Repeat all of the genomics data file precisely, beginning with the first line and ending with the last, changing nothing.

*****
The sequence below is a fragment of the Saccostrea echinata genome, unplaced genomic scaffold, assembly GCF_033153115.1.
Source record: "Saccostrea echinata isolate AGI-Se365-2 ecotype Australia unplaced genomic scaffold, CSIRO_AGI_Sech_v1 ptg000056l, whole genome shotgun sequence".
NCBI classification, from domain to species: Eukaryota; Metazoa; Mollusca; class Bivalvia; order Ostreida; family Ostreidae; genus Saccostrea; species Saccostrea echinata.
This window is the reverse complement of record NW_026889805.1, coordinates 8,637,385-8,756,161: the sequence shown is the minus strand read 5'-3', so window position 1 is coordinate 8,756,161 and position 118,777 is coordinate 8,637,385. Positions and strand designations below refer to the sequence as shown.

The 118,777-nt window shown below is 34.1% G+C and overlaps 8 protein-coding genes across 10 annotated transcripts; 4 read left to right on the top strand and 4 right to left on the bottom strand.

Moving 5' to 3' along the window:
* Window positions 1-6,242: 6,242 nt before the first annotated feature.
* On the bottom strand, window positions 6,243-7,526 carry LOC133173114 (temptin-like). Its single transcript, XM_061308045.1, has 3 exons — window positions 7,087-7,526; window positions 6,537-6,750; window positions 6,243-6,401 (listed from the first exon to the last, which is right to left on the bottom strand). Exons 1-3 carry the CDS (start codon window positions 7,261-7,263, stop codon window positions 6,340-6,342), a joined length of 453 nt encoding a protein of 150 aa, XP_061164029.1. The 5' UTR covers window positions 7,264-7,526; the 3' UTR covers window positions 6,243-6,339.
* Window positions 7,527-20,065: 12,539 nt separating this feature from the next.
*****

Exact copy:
The sequence below is a fragment of the Saccostrea echinata genome, unplaced genomic scaffold, assembly GCF_033153115.1.
Source record: "Saccostrea echinata isolate AGI-Se365-2 ecotype Australia unplaced genomic scaffold, CSIRO_AGI_Sech_v1 ptg000056l, whole genome shotgun sequence".
NCBI classification, from domain to species: Eukaryota; Metazoa; Mollusca; class Bivalvia; order Ostreida; family Ostreidae; genus Saccostrea; species Saccostrea echinata.
This window is the reverse complement of record NW_026889805.1, coordinates 8,637,385-8,756,161: the sequence shown is the minus strand read 5'-3', so window position 1 is coordinate 8,756,161 and position 118,777 is coordinate 8,637,385. Positions and strand designations below refer to the sequence as shown.

The 118,777-nt window shown below is 34.1% G+C and overlaps 8 protein-coding genes across 10 annotated transcripts; 4 read left to right on the top strand and 4 right to left on the bottom strand.

Moving 5' to 3' along the window:
* Window positions 1-6,242: 6,242 nt before the first annotated feature.
* On the bottom strand, window positions 6,243-7,526 carry LOC133173114 (temptin-like). Its single transcript, XM_061308045.1, has 3 exons — window positions 7,087-7,526; window positions 6,537-6,750; window positions 6,243-6,401 (listed from the first exon to the last, which is right to left on the bottom strand). Exons 1-3 carry the CDS (start codon window positions 7,261-7,263, stop codon window positions 6,340-6,342), a joined length of 453 nt encoding a protein of 150 aa, XP_061164029.1. The 5' UTR covers window positions 7,264-7,526; the 3' UTR covers window positions 6,243-6,339.
* Window positions 7,527-20,065: 12,539 nt separating this feature from the next.